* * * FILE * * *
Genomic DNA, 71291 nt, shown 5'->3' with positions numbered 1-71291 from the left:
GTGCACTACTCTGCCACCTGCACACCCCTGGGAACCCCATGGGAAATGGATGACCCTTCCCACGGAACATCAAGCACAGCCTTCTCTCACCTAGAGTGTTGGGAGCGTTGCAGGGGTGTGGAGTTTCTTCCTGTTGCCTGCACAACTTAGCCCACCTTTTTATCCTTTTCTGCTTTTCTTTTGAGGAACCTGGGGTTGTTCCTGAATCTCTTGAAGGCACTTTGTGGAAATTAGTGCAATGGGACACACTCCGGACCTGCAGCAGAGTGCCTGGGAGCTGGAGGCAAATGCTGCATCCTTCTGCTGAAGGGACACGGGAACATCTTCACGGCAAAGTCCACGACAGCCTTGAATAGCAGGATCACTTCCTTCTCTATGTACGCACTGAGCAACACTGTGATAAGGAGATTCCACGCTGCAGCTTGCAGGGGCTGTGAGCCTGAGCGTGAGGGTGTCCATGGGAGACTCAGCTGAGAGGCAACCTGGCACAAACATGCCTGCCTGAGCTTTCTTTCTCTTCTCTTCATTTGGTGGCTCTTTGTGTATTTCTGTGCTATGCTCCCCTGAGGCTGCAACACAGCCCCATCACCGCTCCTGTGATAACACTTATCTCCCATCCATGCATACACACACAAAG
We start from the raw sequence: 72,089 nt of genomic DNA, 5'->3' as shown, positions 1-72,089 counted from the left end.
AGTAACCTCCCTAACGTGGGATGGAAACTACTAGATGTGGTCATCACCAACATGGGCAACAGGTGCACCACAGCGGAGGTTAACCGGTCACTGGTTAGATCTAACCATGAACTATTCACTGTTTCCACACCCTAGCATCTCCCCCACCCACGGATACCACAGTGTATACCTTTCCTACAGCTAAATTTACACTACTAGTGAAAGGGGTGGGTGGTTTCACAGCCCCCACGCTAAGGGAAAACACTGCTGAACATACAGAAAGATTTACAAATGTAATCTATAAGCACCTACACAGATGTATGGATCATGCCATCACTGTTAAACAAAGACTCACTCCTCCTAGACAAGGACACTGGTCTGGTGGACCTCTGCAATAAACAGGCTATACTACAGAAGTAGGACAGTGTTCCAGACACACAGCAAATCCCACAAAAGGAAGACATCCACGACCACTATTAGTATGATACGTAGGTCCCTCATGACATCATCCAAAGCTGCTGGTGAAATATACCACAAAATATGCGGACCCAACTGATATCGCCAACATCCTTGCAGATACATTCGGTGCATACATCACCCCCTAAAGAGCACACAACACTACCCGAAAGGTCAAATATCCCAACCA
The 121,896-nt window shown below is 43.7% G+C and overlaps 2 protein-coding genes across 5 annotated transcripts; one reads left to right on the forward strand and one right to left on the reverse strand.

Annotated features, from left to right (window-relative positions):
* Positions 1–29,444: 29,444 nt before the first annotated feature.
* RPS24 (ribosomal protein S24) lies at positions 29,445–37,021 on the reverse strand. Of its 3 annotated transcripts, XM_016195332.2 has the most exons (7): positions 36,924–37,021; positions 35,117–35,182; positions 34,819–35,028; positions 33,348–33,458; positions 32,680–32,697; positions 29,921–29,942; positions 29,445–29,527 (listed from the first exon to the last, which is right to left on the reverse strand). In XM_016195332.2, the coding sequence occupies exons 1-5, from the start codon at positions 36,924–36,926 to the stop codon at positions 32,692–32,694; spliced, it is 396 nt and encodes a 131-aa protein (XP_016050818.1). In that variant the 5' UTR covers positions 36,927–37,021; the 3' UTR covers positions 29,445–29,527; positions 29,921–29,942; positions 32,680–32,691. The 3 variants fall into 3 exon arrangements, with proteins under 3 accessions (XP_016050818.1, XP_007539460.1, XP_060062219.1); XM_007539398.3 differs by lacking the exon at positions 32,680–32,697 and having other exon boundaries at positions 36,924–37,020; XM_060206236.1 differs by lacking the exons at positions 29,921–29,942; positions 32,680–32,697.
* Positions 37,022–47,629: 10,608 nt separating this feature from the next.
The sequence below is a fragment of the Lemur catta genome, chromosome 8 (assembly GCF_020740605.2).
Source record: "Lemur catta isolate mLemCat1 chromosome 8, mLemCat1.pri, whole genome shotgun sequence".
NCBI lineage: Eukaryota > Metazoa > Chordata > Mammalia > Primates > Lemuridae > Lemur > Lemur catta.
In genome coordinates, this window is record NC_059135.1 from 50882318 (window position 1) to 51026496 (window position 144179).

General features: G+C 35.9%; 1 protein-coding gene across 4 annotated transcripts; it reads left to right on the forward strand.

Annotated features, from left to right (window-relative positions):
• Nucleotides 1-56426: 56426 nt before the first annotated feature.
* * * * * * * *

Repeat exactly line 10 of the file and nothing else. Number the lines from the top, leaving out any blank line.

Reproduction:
The sequence below is a fragment of the Lemur catta genome, chromosome 8 (assembly GCF_020740605.2).